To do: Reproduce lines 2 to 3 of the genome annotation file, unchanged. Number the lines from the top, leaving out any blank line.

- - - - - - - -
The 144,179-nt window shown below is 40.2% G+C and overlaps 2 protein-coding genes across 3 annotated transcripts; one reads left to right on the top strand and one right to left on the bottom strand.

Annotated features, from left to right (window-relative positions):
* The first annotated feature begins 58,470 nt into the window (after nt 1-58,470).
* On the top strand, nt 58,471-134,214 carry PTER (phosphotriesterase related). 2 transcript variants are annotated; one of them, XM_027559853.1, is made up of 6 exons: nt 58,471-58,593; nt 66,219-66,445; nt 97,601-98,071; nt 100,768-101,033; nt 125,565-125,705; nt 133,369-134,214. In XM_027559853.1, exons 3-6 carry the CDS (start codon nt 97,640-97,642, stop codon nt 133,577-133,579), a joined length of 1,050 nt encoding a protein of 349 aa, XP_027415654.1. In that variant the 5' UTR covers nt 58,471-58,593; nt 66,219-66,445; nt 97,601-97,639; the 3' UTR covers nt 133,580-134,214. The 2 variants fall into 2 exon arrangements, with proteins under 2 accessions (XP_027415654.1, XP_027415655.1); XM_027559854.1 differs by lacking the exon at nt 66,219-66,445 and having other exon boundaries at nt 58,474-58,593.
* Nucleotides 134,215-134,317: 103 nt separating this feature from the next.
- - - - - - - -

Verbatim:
Annotated features, from left to right (window-relative positions):
* The first annotated feature begins 58,470 nt into the window (after nt 1-58,470).